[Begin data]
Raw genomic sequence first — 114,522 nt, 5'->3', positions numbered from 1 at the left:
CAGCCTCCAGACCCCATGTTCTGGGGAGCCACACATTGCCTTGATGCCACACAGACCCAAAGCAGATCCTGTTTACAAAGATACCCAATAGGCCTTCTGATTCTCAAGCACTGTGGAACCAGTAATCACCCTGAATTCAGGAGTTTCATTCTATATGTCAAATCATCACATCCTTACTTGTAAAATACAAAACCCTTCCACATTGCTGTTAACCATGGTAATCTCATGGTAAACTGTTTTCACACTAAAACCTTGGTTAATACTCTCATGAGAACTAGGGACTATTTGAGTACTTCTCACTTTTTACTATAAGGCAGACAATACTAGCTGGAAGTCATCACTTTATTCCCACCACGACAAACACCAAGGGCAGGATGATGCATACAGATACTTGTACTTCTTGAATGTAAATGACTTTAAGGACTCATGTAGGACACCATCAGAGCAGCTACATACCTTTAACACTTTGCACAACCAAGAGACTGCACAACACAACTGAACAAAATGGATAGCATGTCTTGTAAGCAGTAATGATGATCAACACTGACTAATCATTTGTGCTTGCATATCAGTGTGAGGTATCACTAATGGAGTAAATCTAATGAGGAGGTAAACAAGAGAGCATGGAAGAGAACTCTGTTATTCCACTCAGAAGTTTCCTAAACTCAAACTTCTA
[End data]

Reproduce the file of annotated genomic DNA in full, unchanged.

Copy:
Raw genomic sequence first — 114,522 nt, 5'->3', positions numbered from 1 at the left:
CAGCCTCCAGACCCCATGTTCTGGGGAGCCACACATTGCCTTGATGCCACACAGACCCAAAGCAGATCCTGTTTACAAAGATACCCAATAGGCCTTCTGATTCTCAAGCACTGTGGAACCAGTAATCACCCTGAATTCAGGAGTTTCATTCTATATGTCAAATCATCACATCCTTACTTGTAAAATACAAAACCCTTCCACATTGCTGTTAACCATGGTAATCTCATGGTAAACTGTTTTCACACTAAAACCTTGGTTAATACTCTCATGAGAACTAGGGACTATTTGAGTACTTCTCACTTTTTACTATAAGGCAGACAATACTAGCTGGAAGTCATCACTTTATTCCCACCACGACAAACACCAAGGGCAGGATGATGCATACAGATACTTGTACTTCTTGAATGTAAATGACTTTAAGGACTCATGTAGGACACCATCAGAGCAGCTACATACCTTTAACACTTTGCACAACCAAGAGACTGCACAACACAACTGAACAAAATGGATAGCATGTCTTGTAAGCAGTAATGATGATCAACACTGACTAATCATTTGTGCTTGCATATCAGTGTGAGGTATCACTAATGGAGTAAATCTAATGAGGAGGTAAACAAGAGAGCATGGAAGAGAACTCTGTTATTCCACTCAGAAGTTTCCTAAACTCAAACTTCTA